Manly Golf Club was the venue for the annual Jesuit Mission Sydney Golf Day on Friday 18 April. The weather was superb and contributed to the excellent golf played by our 83 competitors. The winning team on the day was a four including Nick, Charles, Jonas and Sam Cuschieri. The Norm Lubeck Trophy was one by Matthew Greene, Nathan McGully, Des Hones and Ailsa McKinnon. All competitors participated in the hole-in-one competition however no one was successful on this occasion.
A big thank you to all our supporters, corporates and individuals, who donated goods for the silent auction and raffles, sponsored the golf holes and the players who helped to raise over $30,000 for the Kasait program.
Thank you to the 115 guests who attended the dinner and to Fr Phil Crotty who spoke informatively about the exiting happenings at Kasait. Also thank you to Paul Smith, the original event manager, who recently returned from overseas and did a wonderful job as Master of Ceremony at the dinner. Thank you to all the staff at Manly Golf club for their assistance with the arrangements and catering on the day. Looking forward to the Sydney Golf Day 2014.
May 8, 2013 Thank you to the class of '81
Thank you to the class of '81, St Ignatius College, Riverview for their continued support for the Kasait Project in East Timor.
March 6, 2013 Thank you to all involved in the Melbourne Golf Day 2013
Green Acres Golf Club at Kew was the venue for the annual Jesuit Mission Melbourne Golf Day on Friday 1st March. The weather was superb and contributed to the excellent golf played by our 87 competitors. The winning team on the day was a four including Brad Jackson, Matthew Annells, Stephen Webb and John Turner. All competitors participated in the hole-in-one competition however no one was successful on this occasion.
A big thank you to all our supporters, corporates and individual, who donated goods for the silent auction and raffles, sponsored the golf holes and the players who helped to raise over $40,000 for the Kasait program.
Thank you to the 115 guests who attended the dinner and to Fr Phil Crotty who spoke informatively about the exciting happenings at Kasait.
Thank you also to the staff at Green Acres Golf Club for their assistance with the arrangements and catering on the day.
Looking forward to the Melbourne Golf Day 2014.
February 27, 2013 Fundraiser hosted by Norwood Parish, Adelaide.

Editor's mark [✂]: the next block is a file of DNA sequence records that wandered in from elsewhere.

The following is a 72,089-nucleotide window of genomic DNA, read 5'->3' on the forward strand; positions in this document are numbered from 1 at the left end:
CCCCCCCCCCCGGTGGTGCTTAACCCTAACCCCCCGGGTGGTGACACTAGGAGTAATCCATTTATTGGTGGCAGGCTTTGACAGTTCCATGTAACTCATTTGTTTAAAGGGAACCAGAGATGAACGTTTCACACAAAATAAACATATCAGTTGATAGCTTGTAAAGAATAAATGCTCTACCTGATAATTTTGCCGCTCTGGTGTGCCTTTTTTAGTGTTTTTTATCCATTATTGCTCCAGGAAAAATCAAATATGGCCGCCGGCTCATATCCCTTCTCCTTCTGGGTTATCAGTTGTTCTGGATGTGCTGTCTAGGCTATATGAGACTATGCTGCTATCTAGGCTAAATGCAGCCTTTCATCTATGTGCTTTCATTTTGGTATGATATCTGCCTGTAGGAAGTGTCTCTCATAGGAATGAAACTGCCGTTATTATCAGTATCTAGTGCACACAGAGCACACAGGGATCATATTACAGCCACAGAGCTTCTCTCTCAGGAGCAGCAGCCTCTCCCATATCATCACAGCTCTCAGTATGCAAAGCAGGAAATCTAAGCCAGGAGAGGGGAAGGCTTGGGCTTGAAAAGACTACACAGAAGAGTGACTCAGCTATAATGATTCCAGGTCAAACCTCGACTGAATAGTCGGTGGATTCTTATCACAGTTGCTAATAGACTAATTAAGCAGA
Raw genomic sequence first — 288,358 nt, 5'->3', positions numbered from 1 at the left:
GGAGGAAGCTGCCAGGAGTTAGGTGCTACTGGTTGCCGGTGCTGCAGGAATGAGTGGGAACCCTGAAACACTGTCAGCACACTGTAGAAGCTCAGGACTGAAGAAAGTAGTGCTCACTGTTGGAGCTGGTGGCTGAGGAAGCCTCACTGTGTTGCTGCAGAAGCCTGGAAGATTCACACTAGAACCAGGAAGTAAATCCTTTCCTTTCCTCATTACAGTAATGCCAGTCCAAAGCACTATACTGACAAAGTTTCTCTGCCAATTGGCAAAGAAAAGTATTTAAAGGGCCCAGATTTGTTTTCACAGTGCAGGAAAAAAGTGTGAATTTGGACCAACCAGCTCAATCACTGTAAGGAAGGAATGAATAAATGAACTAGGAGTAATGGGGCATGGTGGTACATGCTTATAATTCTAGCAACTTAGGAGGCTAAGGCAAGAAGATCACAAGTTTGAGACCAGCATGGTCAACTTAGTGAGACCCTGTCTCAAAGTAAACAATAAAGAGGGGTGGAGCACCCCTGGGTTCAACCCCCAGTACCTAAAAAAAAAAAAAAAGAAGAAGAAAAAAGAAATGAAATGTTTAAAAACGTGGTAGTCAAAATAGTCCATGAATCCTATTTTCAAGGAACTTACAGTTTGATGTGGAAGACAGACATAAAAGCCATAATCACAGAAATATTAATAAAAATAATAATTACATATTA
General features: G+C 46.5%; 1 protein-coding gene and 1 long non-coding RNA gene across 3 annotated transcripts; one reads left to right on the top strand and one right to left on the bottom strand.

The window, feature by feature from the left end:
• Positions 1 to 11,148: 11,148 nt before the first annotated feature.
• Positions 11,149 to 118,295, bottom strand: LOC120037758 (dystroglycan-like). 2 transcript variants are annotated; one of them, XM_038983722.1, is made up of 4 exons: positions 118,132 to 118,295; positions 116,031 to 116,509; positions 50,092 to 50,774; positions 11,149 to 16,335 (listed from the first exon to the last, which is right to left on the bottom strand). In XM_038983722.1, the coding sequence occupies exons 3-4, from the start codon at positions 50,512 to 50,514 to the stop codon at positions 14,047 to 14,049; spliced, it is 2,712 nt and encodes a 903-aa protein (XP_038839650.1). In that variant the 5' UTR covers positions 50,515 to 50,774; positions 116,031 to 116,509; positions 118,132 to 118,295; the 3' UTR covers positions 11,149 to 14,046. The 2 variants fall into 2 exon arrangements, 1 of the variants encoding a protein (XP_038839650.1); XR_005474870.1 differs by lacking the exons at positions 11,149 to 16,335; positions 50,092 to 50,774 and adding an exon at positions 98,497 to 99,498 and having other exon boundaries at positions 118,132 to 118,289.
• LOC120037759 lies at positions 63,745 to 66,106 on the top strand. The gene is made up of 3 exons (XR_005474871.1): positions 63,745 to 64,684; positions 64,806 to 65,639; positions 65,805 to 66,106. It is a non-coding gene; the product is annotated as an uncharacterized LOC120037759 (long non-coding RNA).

Friends of Jesuit Mission in Adelaide hosted a wonderful event on Saturday 23rd of February at the parish hall in Norwood. This event has been running for the past three years and with so much enthusiasm and gusto it looks forward to becoming an institution in the social calendar for Adelaide. The evening was a huge success thanks to a team of ladies gathered by Steph Hamra. The function along with refreshments and a silent auction was held in the parish hall. Jesuit Mission would also like to thank Father Paul Mullins SJ, the parish priest of Norwood, who kindly made the hall available for this event and encouraged his parishioners to attend. Also thank you to the friendly students from St Ignatius College, Athelstone who enthusiastically helped on the evening. This event raised funds for the Colégio Santo Inácio de Loiola, the recently opened college in Kasait, East Timor. These funds will contribute to a scholarship fund to insure that no child is turned away from the school because he or she was too poor to afford even the minimal fees of the school. Fr. Phil Crotty was there and presented a thoughtful view of what is taking place in Kasait with regard to the college and the teacher training institute. Students at St Ignatius College will be going on an immersion to East Timor in June. Thank you again to everyone involved.
February 27, 2013 Maytime Fair Saturday May 4, 2013
Saturday the 4th May at 9am will see the opening of the gates at Xavier College Barkers Road, Kew for the annual Maytime Fair. There will be plenty of activities catering for the young and young at heart. Looking forward to seeing you there. Inquiries please contact Mrs Jo Bell on email: firstname.lastname@example.org
February 20, 2013 Among the migrants in Mae Sot
Burmese migrants and refugees are benefitting from projects supported by Jesuit Mission in Mae Sot, a Thai town which sits close to the border with Burma, reports Catherine Marshall.